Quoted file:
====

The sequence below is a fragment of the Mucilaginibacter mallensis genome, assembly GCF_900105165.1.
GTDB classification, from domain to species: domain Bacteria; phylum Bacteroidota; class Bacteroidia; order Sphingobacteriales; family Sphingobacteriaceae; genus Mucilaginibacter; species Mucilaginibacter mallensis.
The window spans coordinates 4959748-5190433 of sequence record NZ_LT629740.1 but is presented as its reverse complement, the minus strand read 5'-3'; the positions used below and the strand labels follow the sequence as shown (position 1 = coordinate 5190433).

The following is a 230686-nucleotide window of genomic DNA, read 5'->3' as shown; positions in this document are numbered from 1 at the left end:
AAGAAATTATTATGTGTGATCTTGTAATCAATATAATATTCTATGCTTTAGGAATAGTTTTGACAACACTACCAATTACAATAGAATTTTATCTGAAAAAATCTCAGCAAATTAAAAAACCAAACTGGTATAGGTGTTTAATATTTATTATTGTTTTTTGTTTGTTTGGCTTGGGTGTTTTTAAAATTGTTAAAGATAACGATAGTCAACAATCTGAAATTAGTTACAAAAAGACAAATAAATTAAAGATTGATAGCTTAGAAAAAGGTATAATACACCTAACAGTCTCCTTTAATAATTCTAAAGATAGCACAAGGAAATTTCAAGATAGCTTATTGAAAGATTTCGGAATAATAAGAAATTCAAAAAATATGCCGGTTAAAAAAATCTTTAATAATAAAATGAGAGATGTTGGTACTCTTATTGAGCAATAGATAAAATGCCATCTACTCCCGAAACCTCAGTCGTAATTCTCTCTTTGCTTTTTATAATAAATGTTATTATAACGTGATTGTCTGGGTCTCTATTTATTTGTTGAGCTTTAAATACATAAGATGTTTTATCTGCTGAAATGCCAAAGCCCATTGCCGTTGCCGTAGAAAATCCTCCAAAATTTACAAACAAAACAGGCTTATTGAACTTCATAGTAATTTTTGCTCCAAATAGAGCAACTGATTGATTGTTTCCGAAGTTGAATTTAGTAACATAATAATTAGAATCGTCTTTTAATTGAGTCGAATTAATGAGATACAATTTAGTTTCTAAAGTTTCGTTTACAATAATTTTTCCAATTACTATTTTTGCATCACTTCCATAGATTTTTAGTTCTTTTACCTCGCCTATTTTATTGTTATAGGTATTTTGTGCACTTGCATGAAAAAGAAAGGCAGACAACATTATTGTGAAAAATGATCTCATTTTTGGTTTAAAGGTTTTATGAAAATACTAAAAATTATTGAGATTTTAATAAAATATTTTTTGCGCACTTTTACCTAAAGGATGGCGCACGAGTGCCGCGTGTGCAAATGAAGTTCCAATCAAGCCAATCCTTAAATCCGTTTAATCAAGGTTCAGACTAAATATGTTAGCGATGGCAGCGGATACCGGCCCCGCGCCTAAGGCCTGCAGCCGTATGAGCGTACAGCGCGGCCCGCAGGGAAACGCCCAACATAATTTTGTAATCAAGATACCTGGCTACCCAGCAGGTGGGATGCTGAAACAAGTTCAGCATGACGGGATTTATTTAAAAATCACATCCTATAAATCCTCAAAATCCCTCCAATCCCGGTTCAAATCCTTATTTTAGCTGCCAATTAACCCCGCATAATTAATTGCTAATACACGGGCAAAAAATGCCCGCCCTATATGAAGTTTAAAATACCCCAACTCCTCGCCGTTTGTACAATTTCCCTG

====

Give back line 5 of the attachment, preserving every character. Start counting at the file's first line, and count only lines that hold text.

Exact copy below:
AAGAAATTATTATGTGTGATCTTGTAATCAATATAATATTCTATGCTTTAGGAATAGTTTTGACAACACTACCAATTACAATAGAATTTTATCTGAAAAAATCTCAGCAAATTAAAAAACCAAACTGGTATAGGTGTTTAATATTTATTATTGTTTTTTGTTTGTTTGGCTTGGGTGTTTTTAAAATTGTTAAAGATAACGATAGTCAACAATCTGAAATTAGTTACAAAAAGACAAATAAATTAAAGATTGATAGCTTAGAAAAAGGTATAATACACCTAACAGTCTCCTTTAATAATTCTAAAGATAGCACAAGGAAATTTCAAGATAGCTTATTGAAAGATTTCGGAATAATAAGAAATTCAAAAAATATGCCGGTTAAAAAAATCTTTAATAATAAAATGAGAGATGTTGGTACTCTTATTGAGCAATAGATAAAATGCCATCTACTCCCGAAACCTCAGTCGTAATTCTCTCTTTGCTTTTTATAATAAATGTTATTATAACGTGATTGTCTGGGTCTCTATTTATTTGTTGAGCTTTAAATACATAAGATGTTTTATCTGCTGAAATGCCAAAGCCCATTGCCGTTGCCGTAGAAAATCCTCCAAAATTTACAAACAAAACAGGCTTATTGAACTTCATAGTAATTTTTGCTCCAAATAGAGCAACTGATTGATTGTTTCCGAAGTTGAATTTAGTAACATAATAATTAGAATCGTCTTTTAATTGAGTCGAATTAATGAGATACAATTTAGTTTCTAAAGTTTCGTTTACAATAATTTTTCCAATTACTATTTTTGCATCACTTCCATAGATTTTTAGTTCTTTTACCTCGCCTATTTTATTGTTATAGGTATTTTGTGCACTTGCATGAAAAAGAAAGGCAGACAACATTATTGTGAAAAATGATCTCATTTTTGGTTTAAAGGTTTTATGAAAATACTAAAAATTATTGAGATTTTAATAAAATATTTTTTGCGCACTTTTACCTAAAGGATGGCGCACGAGTGCCGCGTGTGCAAATGAAGTTCCAATCAAGCCAATCCTTAAATCCGTTTAATCAAGGTTCAGACTAAATATGTTAGCGATGGCAGCGGATACCGGCCCCGCGCCTAAGGCCTGCAGCCGTATGAGCGTACAGCGCGGCCCGCAGGGAAACGCCCAACATAATTTTGTAATCAAGATACCTGGCTACCCAGCAGGTGGGATGCTGAAACAAGTTCAGCATGACGGGATTTATTTAAAAATCACATCCTATAAATCCTCAAAATCCCTCCAATCCCGGTTCAAATCCTTATTTTAGCTGCCAATTAACCCCGCATAATTAATTGCTAATACACGGGCAAAAAATGCCCGCCCTATATGAAGTTTAAAATACCCCAACTCCTCGCCGTTTGTACAATTTCCCTG